An Introduction to Mantle — AMA Recap

12/16/2218 min read

Mantleby Mantle


An Introduction to Mantle — AMA Recap

ICYMI, Mantle held its very first AMA session with Product Lead @jacobc_eth, hosted by Community Manager @DAO_Lbrian. In the spotlight: the team, the tech, and discussions about a decentralized tokenized economy.

If you didn’t manage to catch the AMA, here’s a rundown of what was discussed.

*Some sentences have been edited for clarity and brevity.

1. What is Mantle?

Mantle is a Layer 2 (L2) blockchain that’s built on top of Ethereum. It is a scaling solution for Ethereum that is being incubated and developed by the BitDAO community. There were various different proposals and questions about potentially creating a BitDAO chain earlier in the year.

To understand this in context, BitDAO is a decentralized autonomous organization (DAO) that has a multi-billion dollar treasury — it is the largest treasury in the world when measured by hard assets, and the second largest when measured by all assets. This DAO is creating a number of different initiatives and it has been funding a number of different projects to accelerate web3 and the Ethereum ecosystem. And through that time, there’s been a lot of demand and questions for how we can create a strategic thread to bring these different projects together — to create cross-pollination between communities and projects that have been building in the BitDAO ecosystem and to truly continue to innovate.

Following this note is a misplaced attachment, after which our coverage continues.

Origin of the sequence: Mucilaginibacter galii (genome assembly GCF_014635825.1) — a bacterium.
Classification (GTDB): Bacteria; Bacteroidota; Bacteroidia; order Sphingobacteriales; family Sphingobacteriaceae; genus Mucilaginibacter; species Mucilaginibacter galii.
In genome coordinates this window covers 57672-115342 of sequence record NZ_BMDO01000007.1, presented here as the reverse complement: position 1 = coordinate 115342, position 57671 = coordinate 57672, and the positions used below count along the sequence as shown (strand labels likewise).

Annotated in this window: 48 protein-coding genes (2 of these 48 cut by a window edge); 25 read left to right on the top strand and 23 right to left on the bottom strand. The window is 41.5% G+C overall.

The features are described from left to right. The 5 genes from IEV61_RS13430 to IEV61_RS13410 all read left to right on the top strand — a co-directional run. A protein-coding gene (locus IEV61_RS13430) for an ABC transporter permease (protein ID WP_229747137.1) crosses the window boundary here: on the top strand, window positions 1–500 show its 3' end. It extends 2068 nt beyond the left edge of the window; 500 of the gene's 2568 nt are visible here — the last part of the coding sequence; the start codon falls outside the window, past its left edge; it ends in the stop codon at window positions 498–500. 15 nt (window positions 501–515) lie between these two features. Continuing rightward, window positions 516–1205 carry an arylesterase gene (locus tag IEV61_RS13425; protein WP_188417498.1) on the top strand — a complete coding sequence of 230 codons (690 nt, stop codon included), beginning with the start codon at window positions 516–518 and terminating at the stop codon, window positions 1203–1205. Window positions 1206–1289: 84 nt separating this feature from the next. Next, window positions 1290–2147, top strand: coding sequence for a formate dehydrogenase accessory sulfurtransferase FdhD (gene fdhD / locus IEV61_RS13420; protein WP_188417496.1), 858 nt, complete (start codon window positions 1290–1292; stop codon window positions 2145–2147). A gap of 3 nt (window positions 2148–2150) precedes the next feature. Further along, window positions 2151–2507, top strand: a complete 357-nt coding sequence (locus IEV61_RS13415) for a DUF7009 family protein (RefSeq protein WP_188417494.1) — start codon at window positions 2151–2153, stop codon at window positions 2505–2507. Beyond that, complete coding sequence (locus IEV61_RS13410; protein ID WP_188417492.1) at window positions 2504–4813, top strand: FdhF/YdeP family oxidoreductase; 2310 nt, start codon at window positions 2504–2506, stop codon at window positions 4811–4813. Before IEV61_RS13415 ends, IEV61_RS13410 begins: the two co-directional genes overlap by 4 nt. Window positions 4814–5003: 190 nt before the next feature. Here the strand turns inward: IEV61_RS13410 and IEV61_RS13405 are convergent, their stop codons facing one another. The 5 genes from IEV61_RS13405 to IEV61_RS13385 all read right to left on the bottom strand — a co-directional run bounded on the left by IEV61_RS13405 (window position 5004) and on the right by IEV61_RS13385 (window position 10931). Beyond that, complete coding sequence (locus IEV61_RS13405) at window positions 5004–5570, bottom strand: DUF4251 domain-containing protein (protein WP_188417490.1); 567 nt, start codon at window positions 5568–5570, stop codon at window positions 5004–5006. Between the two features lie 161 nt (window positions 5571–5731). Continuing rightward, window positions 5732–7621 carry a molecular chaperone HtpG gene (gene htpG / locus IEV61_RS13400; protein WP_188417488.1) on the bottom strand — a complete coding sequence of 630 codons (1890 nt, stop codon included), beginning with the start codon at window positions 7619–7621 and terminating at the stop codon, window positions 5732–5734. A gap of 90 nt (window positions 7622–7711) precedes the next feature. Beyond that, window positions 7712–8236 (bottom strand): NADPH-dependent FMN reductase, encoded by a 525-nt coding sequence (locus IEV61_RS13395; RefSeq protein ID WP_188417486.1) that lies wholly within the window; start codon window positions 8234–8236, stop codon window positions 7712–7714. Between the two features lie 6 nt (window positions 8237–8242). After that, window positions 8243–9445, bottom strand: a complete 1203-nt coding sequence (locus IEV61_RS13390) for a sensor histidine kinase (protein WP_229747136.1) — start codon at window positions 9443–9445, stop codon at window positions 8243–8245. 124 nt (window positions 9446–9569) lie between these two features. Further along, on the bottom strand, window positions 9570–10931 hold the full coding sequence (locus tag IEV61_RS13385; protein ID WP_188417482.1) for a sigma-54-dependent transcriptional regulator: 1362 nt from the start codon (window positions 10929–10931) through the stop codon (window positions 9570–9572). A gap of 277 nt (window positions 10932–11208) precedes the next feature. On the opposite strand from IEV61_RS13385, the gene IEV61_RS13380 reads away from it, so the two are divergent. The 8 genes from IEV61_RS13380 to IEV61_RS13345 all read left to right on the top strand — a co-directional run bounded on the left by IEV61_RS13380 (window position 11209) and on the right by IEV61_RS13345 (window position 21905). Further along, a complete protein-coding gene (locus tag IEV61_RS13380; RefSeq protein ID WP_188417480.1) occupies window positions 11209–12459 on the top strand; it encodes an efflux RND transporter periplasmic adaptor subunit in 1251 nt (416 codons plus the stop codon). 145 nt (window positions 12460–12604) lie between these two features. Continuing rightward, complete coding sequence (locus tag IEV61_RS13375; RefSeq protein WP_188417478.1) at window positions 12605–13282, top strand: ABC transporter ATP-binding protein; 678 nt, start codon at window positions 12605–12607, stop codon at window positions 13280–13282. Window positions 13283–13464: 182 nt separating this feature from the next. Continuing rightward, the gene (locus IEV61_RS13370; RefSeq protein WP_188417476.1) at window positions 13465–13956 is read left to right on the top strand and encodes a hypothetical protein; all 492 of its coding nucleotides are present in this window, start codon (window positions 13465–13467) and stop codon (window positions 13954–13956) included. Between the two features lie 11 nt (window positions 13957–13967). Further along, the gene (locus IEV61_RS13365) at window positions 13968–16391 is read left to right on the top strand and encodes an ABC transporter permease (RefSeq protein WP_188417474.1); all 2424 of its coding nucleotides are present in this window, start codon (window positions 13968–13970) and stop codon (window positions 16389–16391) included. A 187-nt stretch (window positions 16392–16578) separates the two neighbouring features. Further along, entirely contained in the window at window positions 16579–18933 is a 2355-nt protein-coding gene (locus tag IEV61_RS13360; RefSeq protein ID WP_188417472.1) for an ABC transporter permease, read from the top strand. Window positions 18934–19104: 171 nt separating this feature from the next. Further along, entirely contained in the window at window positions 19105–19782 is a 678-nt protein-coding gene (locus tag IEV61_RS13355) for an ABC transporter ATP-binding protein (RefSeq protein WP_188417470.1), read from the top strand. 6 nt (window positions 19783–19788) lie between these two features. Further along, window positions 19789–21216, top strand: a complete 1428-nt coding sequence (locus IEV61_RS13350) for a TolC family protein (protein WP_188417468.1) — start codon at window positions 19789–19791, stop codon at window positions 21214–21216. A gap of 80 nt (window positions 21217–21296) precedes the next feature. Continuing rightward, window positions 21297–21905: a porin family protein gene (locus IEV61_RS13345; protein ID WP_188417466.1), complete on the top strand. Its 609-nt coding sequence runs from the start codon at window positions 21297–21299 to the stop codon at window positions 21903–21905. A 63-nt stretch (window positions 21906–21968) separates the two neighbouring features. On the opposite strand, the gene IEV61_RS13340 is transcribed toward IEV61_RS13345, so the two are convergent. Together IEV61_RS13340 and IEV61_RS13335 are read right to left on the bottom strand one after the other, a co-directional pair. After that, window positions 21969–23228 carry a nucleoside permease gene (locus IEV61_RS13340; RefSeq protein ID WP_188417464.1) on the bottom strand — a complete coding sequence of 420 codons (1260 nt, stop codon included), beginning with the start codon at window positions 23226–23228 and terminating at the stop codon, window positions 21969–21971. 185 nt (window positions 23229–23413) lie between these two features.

Bybit’s CEO and co-founder, Ben Zhou, and I, together with some of the industry’s best thinkers such as Sreeram from EigenLayer, AFK who’s an engineer and core contributor at BitDAO, Dow Jones and Cooper Midroni, we originally threw around some ideas of a chain and wrote a proposal together. We decided to build an L2 that can solve the existing problems in scaling, and we’re uniquely positioned to solve some of the scaling challenges that Ethereum has. Since that proposal, we’ve been building a lot of different prototypes, using different kinds of rollup tech and also experimenting with some of the newest innovations in scaling that were not previously available when other L2s were created.